Gearbox Entertainment has teamed up with Scott Rosenbaum to turn the 2005 first-person shooter franchise, Brothers in Arms, into a TV series. The show will focus on “previously unclassified events,” following both U.S. and German soldiers.
Seeing that Randy Pitchford is helping out with this project means that he’ll insert social justice content, especially given his behavior towards fans and his past actions of promoting woke antics.
With that said, website hollywoodreporter.com highlights that Rosenbaum will serve as both the showrunner and executive producer on the Brothers in Arms TV show.
Alongside Rosenbaum serving as the show’s executive producer, Gearbox CEO Randy Pitchford will stand as one too.
We also learn from the website that Jean-Julien Baronnet (a producer on Ubisoft’s 2016 Assassin’s Creed film), Richard Whelan (who worked on Band of Brothers: The Pacific, Captain America, Fast and Furious: Hobbs and Shaw) and Sean Haran (Gearbox Entertainment’s chief business officer) will serve as producers on the TV adaptation.
Aside from producers, we also learn a bit about the story. The publication site received word from Rosenbaum saying:
“The story we ended up using has never been dramatized on TV [Exercise Tiger — a rehearsal for D-Day that went wrong]. Almost 800 U.S. servicemen were killed and it had to be covered up because the Allies were preparing for the real Normandy invasion.”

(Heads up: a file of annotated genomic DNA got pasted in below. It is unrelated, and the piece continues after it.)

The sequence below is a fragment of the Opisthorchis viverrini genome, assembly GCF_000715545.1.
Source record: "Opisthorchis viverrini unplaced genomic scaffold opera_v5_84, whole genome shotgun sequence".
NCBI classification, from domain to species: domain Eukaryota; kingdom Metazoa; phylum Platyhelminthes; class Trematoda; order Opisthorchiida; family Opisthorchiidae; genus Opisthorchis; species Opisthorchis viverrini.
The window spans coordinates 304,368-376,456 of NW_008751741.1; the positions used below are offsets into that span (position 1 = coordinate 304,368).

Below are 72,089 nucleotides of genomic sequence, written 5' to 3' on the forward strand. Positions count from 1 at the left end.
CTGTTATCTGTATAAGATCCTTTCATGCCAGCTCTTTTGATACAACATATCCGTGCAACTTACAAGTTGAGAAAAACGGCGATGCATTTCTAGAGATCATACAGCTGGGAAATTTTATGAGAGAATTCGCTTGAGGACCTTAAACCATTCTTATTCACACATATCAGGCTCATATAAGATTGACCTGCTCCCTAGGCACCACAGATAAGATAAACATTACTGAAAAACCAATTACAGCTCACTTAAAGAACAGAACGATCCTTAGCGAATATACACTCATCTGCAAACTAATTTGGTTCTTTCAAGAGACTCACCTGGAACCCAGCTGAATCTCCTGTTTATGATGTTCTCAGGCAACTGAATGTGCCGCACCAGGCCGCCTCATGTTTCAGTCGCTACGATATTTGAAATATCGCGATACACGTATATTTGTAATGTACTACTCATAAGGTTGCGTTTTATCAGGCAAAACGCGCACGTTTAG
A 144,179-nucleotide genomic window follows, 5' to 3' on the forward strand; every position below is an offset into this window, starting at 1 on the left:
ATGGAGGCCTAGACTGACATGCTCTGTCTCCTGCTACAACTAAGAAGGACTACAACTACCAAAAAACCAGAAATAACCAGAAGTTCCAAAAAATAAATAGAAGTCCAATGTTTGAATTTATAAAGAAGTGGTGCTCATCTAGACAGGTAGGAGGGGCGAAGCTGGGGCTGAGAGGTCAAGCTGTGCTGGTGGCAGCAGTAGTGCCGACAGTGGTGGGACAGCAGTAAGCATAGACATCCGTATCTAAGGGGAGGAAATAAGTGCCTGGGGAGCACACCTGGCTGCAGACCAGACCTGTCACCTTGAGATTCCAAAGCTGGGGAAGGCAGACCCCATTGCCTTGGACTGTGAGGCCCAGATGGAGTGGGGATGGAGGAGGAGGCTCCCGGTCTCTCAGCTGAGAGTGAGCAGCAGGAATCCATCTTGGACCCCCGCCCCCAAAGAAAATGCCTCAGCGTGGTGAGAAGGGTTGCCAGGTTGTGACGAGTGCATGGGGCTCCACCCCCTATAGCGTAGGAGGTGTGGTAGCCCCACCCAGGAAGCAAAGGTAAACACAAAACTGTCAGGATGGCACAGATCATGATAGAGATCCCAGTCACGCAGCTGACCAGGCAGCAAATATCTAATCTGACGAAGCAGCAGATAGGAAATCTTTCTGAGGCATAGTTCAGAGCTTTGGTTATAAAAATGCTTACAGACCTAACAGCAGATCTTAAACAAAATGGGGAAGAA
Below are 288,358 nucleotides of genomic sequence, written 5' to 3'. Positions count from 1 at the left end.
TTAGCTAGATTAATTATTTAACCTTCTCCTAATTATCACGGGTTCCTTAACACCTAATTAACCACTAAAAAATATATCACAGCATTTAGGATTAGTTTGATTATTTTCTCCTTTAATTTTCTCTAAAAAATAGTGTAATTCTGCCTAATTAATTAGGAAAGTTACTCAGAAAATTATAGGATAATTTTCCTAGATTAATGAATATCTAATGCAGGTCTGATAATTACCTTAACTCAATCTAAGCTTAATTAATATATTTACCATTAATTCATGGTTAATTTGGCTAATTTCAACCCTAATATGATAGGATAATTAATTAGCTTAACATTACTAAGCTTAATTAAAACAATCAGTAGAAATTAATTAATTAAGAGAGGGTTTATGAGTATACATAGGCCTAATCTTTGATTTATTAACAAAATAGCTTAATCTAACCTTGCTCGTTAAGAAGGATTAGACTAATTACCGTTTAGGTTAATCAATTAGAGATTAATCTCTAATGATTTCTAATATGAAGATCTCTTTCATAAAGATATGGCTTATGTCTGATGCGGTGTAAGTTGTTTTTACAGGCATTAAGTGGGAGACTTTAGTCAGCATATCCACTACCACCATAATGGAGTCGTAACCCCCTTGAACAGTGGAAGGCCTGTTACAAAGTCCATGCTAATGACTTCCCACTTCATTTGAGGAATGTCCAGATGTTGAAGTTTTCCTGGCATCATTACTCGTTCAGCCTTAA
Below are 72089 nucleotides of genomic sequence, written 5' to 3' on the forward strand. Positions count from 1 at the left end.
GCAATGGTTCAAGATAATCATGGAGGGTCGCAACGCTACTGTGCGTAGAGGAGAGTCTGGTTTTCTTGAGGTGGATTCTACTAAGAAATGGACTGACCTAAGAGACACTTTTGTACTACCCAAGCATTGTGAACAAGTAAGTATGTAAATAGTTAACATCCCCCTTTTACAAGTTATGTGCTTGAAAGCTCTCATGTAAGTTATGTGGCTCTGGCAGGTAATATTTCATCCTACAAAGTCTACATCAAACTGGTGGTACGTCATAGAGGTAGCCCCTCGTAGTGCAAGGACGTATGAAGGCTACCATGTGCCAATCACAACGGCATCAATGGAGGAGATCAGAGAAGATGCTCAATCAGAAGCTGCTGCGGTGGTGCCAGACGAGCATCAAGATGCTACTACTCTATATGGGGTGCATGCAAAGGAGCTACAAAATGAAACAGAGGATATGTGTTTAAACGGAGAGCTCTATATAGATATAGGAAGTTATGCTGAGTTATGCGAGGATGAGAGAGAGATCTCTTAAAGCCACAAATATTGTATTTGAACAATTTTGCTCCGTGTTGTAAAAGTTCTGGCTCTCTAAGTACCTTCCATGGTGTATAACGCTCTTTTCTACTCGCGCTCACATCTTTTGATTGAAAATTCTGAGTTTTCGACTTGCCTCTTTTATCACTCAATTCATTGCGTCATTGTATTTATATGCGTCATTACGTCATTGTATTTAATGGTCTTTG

In addition to the above, the Brothers in Arms story centers around a group of eight men. The soldiers must rescue their colonel before the Germans learn of D-Day plans. Additionally, both sides of the “historical conflict” will be included as well as real-life figures from said conflict.
As of now, full production on the TV series hasn’t begun. Both Pitchford and Rosenbaum are looking for directors while searching for an “ambitious” broadcast partner.
In addition to the above, the two are also looking for a cast, but Pitchford says outside of big names, he’s hoping to find “fresh faces that people may not be looking at for the series.”
And speaking of Pitchford, it sounds like Brothers in Arms as a game series will continue sometime in the future according to the following:
“I love the stories we told in the games, and we do have more stories to tell, but a TV show lets us explore this subject matter and the effect on the relationships and people in broader ways.”
Lastly, expect more Brothers in Arms in the foreseeable future, whether it be a TV show or a video game.